Biofeedback - Biofeedback-Assisted Relaxation in Type 2...

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Biofeedback-Assisted Relaxation in Type 2 Diabetes Ronald A. McGinnis, MD, Angele McGrady, PHD, MED, LPCC, Stephen A. Cox, MD and Kimber A. Grower-Dowling, BA From the Department of Psychiatry, Medical University of Ohio, Toledo, Ohio Address correspondence and reprint requests to Ronald A. McGinnis, Medical University of Ohio, 3120 Glendale Ave., RHC-0079, Toledo, OH 43614-5809. E-mail: rmcginnis@meduohio.edu ABSTRACT OBJECTIVE —The objective of this randomized controlled study was to determine the effects of biofeedback and relaxation on blood glucose and HbA 1c (A1C) in patients with type 2 diabetes. RESEARCH DESIGN AND METHODS —Patients with type 2 diabetes were randomized to either 10 sessions of biofeedback (electromyograph and thermal) and relaxation or 3 sessions of education. All sessions were individual. A total of 39 participants were entered, and 30 completed the 3-month protocol. Average blood glucose, A1C, forehead muscle tension, and peripheral skin temperature were assessed, and inventories measuring depression and anxiety were administered prerandomization and after completion of treatment/control. RESULTS —Biofeedback and relaxation were associated with significant decreases in average blood glucose, A1C, and muscle tension compared with the control group. At 3- month follow-up, the treatment group continued to demonstrate lower blood glucose and A1C. Both groups decreased scores on the depression and anxiety inventories. Patients with depression had higher blood glucose levels and tended to drop out of the study. CONCLUSIONS —This study supports the use of biofeedback and relaxation in patients with type 2 diabetes for up to 3 months after treatment. Further research is necessary to determine the long-term effects of biofeedback and the effects of mood on patients’ responses to treatment. Abbreviations: BDI-II, Beck Depression Inventory II • BFRT, biofeedback-assisted relaxation therapy • EMG, electromyograph INTRODUCTION TOP ABSTRACT INTRODUCTION RESEARCH DESIGN AND METHODS RESULTS CONCLUSIONS References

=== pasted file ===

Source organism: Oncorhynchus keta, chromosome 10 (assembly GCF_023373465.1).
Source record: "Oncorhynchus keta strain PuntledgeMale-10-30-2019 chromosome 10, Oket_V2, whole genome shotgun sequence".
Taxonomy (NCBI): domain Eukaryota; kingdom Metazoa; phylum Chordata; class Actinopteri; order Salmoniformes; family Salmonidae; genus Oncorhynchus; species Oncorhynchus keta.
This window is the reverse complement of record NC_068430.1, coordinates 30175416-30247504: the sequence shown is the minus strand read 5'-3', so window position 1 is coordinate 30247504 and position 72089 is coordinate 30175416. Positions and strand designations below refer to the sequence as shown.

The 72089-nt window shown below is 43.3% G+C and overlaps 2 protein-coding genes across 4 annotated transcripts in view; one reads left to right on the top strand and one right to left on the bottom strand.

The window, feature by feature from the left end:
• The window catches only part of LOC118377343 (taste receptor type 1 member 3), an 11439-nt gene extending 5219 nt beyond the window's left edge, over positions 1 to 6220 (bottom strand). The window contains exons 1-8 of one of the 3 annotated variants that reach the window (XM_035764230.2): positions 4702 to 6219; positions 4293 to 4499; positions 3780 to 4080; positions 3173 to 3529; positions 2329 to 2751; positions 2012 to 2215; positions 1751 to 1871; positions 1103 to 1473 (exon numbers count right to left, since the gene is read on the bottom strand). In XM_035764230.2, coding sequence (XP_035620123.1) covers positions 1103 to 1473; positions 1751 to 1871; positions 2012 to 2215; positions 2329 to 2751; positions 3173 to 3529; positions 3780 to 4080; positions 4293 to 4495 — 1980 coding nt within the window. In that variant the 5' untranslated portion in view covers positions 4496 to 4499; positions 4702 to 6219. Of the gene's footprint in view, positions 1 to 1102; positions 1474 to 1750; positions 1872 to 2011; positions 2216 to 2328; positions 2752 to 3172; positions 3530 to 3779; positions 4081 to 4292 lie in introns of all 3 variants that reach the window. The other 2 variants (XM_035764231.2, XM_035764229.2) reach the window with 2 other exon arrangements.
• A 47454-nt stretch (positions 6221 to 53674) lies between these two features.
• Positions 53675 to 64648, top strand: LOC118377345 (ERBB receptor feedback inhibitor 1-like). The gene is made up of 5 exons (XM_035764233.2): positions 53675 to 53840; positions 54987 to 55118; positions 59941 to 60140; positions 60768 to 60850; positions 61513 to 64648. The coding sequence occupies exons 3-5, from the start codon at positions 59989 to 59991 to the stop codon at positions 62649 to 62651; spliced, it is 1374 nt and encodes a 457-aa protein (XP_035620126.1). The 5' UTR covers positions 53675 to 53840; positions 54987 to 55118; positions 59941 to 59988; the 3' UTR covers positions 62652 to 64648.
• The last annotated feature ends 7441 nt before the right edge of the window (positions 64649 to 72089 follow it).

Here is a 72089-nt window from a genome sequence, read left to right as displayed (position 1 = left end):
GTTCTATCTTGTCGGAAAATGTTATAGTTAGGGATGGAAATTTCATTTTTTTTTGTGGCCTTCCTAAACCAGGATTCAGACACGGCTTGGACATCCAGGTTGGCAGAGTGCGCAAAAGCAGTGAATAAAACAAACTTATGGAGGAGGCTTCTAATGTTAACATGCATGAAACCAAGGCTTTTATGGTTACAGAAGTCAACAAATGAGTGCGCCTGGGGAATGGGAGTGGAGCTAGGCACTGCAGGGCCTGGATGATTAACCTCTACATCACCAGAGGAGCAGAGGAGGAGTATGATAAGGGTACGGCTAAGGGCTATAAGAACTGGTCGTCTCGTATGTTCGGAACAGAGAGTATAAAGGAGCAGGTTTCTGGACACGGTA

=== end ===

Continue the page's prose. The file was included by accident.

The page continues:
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Management of type 2 diabetes requires continuous monitoring and multiple interventions to prevent long-term complications ( 1 ). One of the contributing factors in the etiology of glucose intolerance and poor glycemic control in individuals with diabetes is the stress response ( 2 , 3 ). Based on this premise, several studies have evaluated stress management techniques as adjunctive in the treatment of patients with diabetes. Stress management is a generic term that may encompass biofeedback, relaxation, cognitive behavioral therapy, and imagery. Biofeedback is a therapeutic technique involving an instrument that provides information about physiological activity, such as skin temperature or muscle tension, with the objective of learning control over maladaptive responses to stress. Biofeedback is commonly coupled with relaxation therapy, which can comprise deep breathing, progressive relaxation, or imagery ( 4 ). Jablon et al. (
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Biofeedback - Biofeedback-Assisted Relaxation in Type 2...

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